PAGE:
Jibril Emphasizes Unity amid Early Success in Libyan Elections
Preliminary results of Libya’s national assembly election over the past weekend appear to give Mahmud Jibril of the National Forces Alliances (NFA) an unofficial lead. Faisal Krekshi, NFA secretary general claimed that early reports had the coalition ahead in the polls in most districts. Moreover, Mohammed Sewan, head of the Muslim Brotherhood-aligned Justice & Construction party, one of the NFA’s biggest rivals, said Moday “The National Forces Alliance achieved good results in some large cities except Misrata. They have a net lead in Tripoli and Benghazi.” Aljazeera reported that “preliminary figures from the country’s electoral commission showed that 1.7 million of the nearly 2.9 million eligible voters, or about 63 per cent, cast their ballots on Saturday.”
Meanwhile, Jibril called for the creation of a coalition government to unite Libya’s political factions. “We extend an honest call for a national dialogue to come all together in one coalition, under one banner… to reach a compromise, a consensus on which the constitution can be drafted and the new government can be composed,” he said. Political rivals have tentatively agreed to the proposal in the face of persistent regional differences and rivalries.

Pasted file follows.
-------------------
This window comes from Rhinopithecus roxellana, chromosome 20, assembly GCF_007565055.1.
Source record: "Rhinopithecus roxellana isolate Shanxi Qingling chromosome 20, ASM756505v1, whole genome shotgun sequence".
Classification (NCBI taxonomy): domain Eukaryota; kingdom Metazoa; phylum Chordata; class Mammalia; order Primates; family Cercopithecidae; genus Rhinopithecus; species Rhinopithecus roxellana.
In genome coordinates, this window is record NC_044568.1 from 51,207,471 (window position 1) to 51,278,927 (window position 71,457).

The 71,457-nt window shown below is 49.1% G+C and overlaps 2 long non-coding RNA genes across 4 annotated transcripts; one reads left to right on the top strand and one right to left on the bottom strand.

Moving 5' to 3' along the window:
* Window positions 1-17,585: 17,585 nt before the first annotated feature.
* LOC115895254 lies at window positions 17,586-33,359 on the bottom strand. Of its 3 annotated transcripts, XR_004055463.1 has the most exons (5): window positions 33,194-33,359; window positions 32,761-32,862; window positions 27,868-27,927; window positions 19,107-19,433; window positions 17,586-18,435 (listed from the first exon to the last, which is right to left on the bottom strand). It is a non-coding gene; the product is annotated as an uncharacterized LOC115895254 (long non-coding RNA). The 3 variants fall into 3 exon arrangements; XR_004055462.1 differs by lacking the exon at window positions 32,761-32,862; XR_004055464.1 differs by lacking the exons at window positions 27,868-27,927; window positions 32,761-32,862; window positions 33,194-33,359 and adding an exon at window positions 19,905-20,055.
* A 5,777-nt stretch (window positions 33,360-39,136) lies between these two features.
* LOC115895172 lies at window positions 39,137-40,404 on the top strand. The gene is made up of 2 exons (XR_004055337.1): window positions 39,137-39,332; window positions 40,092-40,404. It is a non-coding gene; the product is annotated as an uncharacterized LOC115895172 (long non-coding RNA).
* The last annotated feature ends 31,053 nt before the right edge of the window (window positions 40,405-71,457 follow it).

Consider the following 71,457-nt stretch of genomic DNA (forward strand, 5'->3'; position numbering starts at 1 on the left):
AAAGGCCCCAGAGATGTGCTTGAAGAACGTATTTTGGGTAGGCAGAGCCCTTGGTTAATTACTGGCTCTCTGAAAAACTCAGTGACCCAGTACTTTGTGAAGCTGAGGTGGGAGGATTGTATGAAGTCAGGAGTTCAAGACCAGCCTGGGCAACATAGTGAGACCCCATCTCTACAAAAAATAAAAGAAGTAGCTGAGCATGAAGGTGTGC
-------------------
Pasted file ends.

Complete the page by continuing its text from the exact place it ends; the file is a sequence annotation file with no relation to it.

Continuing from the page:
According to Marie-Louise Gumuchian and Ali Shuaib of Reuters, international observers called the elections a success, despite several isolated incedents of violence and anti-vote protestes. “These incidents do not put into question the national integrity of the elections as a whole,” said Alexander Graf Lambsdorff of the European Union Assessment Team.” John Stremlau, Carter Center vice-president of peace programs agreed, “Eleven months after the building on a new nation, there are bound to be spoilers … Libyans determined to continue with the voting process is what gives us hope for the future.” Nevertheless, Malou Innocent argues that “New election laws have reinvigorated a sense of political alienation” felt for decades by those in Libya’s marginalized east, noting the pressure to cancel the elections by armed militias who are calling for semi-autonomy in the East.